As the partner who is not Jewish, raising a Jewish family in the Chicago area, I have often felt like a guest within the Jewish community. But the fact is, I have chosen to be a part of this group for better or for worse.
Less than 24 hours before my children were to attend Hebrew school, our synagogue was vandalized. The perpetrator was caught in the act of breaking windows at the synagogue. He wrote hateful messages on the door of the building. I know that this man is very unstable. I know that while he told his mother he wanted to kill Jews, he was not sane enough to carry out his plan. That said, had he chosen to do this just 24 hours later my children would have been in the building and I would have been at Starbucks getting coffee. One of the windows he broke is in my baby girl’s classroom.
I recently walked into my children’s public school and found a religiously insensitive display. I worked with the administration to have the offensive parts removed, but the response from the other parents was not one of support. I was called names that ranged from filthy Jew to unpatriotic (it was a Veteran’s Day display) to hater. I was called out for removing the bibles from the display (the reason they were there was to represent the faith that sustains veterans). When I pointed out that a Christian bible did not sustain my Jewish veteran father-in-law, I was told I was wrong.
The Jewish community works with the public schools to ensure that they are aware of the Jewish holidays so that they can make appropriate scheduling decisions. We try to educate teachers and administrators about religious tolerance. We work with interfaith groups to ensure that all people regardless of race, religion or social status are all treated with respect. The synagogue leadership works hard to ensure the safety of our congregants during services and during religious school. Yet, I can never escape the fact that the hatred toward Jews that some people hold is powerful and scary.
So where do you go to fit in? Synagogue, right? That is where you find your people. But when you are in an interfaith family and especially if you are the spouse that is not Jewish, there can also be hatred inside the Jewish community.
I feel like an island. In the eyes of the anti-Semites of the world, I cast my lot with the Jewish people 18 years ago when I married a Jew and started a Jewish family. In the eyes of the Jewish community there is a lot of hand wringing about the status of interfaith couples. What to do about the problem of intermarried couples? The subtle and sometimes not-so-subtle current of isolation that I have felt as an intermarried couple is significant. I always know I am not quite as equal as the in-married couples. I am struck by double standard of inclusion as I watch my Jewish community fight against intolerance in the outside world. Do as we say, not as we do.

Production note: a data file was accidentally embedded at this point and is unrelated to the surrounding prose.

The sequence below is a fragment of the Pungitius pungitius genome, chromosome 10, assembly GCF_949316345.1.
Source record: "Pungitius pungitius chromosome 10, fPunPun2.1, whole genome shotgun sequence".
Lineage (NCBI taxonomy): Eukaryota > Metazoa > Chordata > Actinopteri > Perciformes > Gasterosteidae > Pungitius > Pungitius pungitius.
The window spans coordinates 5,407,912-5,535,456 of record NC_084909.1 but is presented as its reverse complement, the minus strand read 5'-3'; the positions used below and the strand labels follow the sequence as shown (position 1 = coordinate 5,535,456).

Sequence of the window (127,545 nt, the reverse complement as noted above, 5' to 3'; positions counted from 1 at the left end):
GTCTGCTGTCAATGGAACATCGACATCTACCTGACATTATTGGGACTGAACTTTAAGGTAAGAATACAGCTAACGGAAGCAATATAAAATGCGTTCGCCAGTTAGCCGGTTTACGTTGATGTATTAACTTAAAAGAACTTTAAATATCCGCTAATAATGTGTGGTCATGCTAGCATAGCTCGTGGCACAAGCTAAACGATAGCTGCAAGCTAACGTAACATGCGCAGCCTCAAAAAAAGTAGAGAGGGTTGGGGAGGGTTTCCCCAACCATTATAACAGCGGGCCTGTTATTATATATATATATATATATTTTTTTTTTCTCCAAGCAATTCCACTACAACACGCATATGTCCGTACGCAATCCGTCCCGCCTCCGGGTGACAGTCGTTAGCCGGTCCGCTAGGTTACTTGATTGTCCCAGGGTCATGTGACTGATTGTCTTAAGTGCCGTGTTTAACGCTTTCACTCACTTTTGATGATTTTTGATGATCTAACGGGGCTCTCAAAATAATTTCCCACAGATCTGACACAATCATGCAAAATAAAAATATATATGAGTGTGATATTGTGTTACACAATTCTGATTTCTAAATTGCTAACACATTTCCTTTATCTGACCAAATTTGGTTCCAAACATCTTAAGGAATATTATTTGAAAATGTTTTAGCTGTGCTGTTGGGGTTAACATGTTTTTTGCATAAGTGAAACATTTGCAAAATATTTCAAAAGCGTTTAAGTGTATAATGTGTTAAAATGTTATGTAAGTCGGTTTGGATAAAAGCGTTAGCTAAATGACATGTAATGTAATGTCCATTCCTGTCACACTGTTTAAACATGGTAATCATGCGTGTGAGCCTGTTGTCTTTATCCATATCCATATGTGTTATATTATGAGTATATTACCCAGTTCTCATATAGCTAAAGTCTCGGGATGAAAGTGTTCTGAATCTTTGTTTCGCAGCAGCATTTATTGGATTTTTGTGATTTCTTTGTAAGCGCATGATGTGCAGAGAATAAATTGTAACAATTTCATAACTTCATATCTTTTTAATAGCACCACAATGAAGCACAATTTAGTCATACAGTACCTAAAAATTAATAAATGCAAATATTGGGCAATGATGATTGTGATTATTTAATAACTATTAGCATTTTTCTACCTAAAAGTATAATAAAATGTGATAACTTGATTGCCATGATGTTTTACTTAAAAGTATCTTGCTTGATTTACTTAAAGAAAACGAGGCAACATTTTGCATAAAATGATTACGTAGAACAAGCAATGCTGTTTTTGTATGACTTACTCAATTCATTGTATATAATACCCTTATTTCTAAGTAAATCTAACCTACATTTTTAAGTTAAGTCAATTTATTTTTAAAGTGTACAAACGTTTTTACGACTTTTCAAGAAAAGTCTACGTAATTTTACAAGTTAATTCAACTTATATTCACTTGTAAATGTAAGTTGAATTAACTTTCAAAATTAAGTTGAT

It is a struggle to find Jewish clergy that will marry interfaith couples. We battle for inclusion when it comes time for naming our children. It is a challenge to participate in the religious life of many synagogues if you aren’t Jewish. When interfaith families attempt to access Judaism, we are often turned away.
Interfaith families that are raising Jewish children make a choice every single day that Judaism is important to us and our families. Our family chooses Judaism. We go out of our way to make sure that our children identify as Jewish. Hebrew school, holidays, everything is just that much more important to us because we recognize that it isn’t just going to happen; we have to make it happen. We do all of this with the headwind of minimal to no support.
As a spouse that isn’t Jewish, you learn often it is best to keep your mouth shut and not share your status. You never know who might not be happy about your situation. A very good friend of mine reminded me that I am a guest in their house, and that I should try to not cause problems. I am left to wonder, do we want interfaith families to feel like guests or like full participants in Jewish life? Does the Jewish community want to hide their religion, to pass as simply American? Does it feel good to hide part of yourself to avoid conflict? Why is it important for Jews to be accepted in the broader context of the world, when they aren’t willing to accept everyone who lands on their doorstep?
It is my belief that religion is about behaving well and treating other people with kindness, compassion and love. It is very hard for me to reconcile the conflict within the Jewish community about who is and is not considered Jewish. While I understand the halachah (Jewish law) on the topic, I often wonder, is that more important than kindness, compassion and love?
When a family decides that they want to create a Jewish home, as a member of the Jewish community I challenge you to say “YES!” to that family. This means to stop worrying about who is and is not Jewish and let everyone participate in the way they feel is appropriate and meaningful. Encourage people to lead fulfilling Jewish lives. What are you going to do today to support and encourage the interfaith families within your local community?